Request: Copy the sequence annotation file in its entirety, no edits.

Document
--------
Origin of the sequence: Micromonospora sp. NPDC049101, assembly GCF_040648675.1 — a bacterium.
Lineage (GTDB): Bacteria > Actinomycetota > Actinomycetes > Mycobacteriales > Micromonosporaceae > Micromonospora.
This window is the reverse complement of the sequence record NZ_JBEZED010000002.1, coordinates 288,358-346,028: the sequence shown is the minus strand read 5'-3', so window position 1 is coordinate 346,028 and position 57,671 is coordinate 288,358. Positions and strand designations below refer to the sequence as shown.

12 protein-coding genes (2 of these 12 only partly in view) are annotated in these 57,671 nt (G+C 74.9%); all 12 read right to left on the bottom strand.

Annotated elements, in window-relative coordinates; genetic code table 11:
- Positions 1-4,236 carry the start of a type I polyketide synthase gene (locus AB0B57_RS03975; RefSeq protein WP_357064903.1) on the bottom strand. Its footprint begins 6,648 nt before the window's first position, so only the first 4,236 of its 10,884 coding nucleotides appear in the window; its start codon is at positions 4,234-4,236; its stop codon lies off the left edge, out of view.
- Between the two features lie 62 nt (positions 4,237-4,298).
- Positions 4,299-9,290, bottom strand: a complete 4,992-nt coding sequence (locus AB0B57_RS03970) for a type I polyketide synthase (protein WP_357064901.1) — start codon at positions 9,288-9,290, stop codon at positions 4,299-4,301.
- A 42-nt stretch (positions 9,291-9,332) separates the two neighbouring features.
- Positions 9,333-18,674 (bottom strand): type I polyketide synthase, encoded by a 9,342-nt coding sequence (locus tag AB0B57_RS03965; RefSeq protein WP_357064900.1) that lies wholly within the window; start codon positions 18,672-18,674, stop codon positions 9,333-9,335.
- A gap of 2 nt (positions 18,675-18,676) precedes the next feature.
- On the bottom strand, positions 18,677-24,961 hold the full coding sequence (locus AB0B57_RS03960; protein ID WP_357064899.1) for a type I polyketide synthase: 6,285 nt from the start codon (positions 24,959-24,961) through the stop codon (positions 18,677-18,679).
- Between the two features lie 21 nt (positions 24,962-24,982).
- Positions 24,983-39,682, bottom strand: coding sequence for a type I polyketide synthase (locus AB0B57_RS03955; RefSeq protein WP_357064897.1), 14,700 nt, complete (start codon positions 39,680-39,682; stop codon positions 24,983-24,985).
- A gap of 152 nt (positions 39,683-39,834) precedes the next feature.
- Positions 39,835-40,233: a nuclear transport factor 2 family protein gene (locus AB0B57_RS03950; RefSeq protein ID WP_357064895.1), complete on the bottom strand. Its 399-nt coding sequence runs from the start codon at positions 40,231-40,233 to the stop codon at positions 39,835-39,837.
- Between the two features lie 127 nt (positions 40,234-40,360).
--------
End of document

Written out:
Origin of the sequence: Micromonospora sp. NPDC049101, assembly GCF_040648675.1 — a bacterium.
Lineage (GTDB): Bacteria > Actinomycetota > Actinomycetes > Mycobacteriales > Micromonosporaceae > Micromonospora.
This window is the reverse complement of the sequence record NZ_JBEZED010000002.1, coordinates 288,358-346,028: the sequence shown is the minus strand read 5'-3', so window position 1 is coordinate 346,028 and position 57,671 is coordinate 288,358. Positions and strand designations below refer to the sequence as shown.

12 protein-coding genes (2 of these 12 only partly in view) are annotated in these 57,671 nt (G+C 74.9%); all 12 read right to left on the bottom strand.

Annotated elements, in window-relative coordinates; genetic code table 11:
- Positions 1-4,236 carry the start of a type I polyketide synthase gene (locus AB0B57_RS03975; RefSeq protein WP_357064903.1) on the bottom strand. Its footprint begins 6,648 nt before the window's first position, so only the first 4,236 of its 10,884 coding nucleotides appear in the window; its start codon is at positions 4,234-4,236; its stop codon lies off the left edge, out of view.
- Between the two features lie 62 nt (positions 4,237-4,298).
- Positions 4,299-9,290, bottom strand: a complete 4,992-nt coding sequence (locus AB0B57_RS03970) for a type I polyketide synthase (protein WP_357064901.1) — start codon at positions 9,288-9,290, stop codon at positions 4,299-4,301.
- A 42-nt stretch (positions 9,291-9,332) separates the two neighbouring features.
- Positions 9,333-18,674 (bottom strand): type I polyketide synthase, encoded by a 9,342-nt coding sequence (locus tag AB0B57_RS03965; RefSeq protein WP_357064900.1) that lies wholly within the window; start codon positions 18,672-18,674, stop codon positions 9,333-9,335.
- A gap of 2 nt (positions 18,675-18,676) precedes the next feature.
- On the bottom strand, positions 18,677-24,961 hold the full coding sequence (locus AB0B57_RS03960; protein ID WP_357064899.1) for a type I polyketide synthase: 6,285 nt from the start codon (positions 24,959-24,961) through the stop codon (positions 18,677-18,679).
- Between the two features lie 21 nt (positions 24,962-24,982).
- Positions 24,983-39,682, bottom strand: coding sequence for a type I polyketide synthase (locus AB0B57_RS03955; RefSeq protein WP_357064897.1), 14,700 nt, complete (start codon positions 39,680-39,682; stop codon positions 24,983-24,985).
- A gap of 152 nt (positions 39,683-39,834) precedes the next feature.
- Positions 39,835-40,233: a nuclear transport factor 2 family protein gene (locus AB0B57_RS03950; RefSeq protein ID WP_357064895.1), complete on the bottom strand. Its 399-nt coding sequence runs from the start codon at positions 40,231-40,233 to the stop codon at positions 39,835-39,837.
- Between the two features lie 127 nt (positions 40,234-40,360).